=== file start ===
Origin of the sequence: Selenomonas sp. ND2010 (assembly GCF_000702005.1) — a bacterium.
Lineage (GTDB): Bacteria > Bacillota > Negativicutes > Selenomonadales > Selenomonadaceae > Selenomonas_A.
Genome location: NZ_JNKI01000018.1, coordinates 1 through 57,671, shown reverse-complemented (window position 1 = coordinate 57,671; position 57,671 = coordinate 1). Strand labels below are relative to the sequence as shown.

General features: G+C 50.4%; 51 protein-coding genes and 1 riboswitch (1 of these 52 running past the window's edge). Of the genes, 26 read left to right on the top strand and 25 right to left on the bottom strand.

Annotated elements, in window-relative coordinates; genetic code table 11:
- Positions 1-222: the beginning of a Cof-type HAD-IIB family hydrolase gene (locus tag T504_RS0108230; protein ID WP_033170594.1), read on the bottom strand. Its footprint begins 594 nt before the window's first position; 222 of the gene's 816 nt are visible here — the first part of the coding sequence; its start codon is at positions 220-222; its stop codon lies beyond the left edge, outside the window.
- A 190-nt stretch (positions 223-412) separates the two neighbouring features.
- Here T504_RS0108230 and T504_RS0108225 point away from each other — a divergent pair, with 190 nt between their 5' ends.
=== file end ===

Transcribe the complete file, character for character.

Origin of the sequence: Selenomonas sp. ND2010 (assembly GCF_000702005.1) — a bacterium.
Lineage (GTDB): Bacteria > Bacillota > Negativicutes > Selenomonadales > Selenomonadaceae > Selenomonas_A.
Genome location: NZ_JNKI01000018.1, coordinates 1 through 57,671, shown reverse-complemented (window position 1 = coordinate 57,671; position 57,671 = coordinate 1). Strand labels below are relative to the sequence as shown.

General features: G+C 50.4%; 51 protein-coding genes and 1 riboswitch (1 of these 52 running past the window's edge). Of the genes, 26 read left to right on the top strand and 25 right to left on the bottom strand.

Annotated elements, in window-relative coordinates; genetic code table 11:
- Positions 1-222: the beginning of a Cof-type HAD-IIB family hydrolase gene (locus tag T504_RS0108230; protein ID WP_033170594.1), read on the bottom strand. Its footprint begins 594 nt before the window's first position; 222 of the gene's 816 nt are visible here — the first part of the coding sequence; its start codon is at positions 220-222; its stop codon lies beyond the left edge, outside the window.
- A 190-nt stretch (positions 223-412) separates the two neighbouring features.
- Here T504_RS0108230 and T504_RS0108225 point away from each other — a divergent pair, with 190 nt between their 5' ends.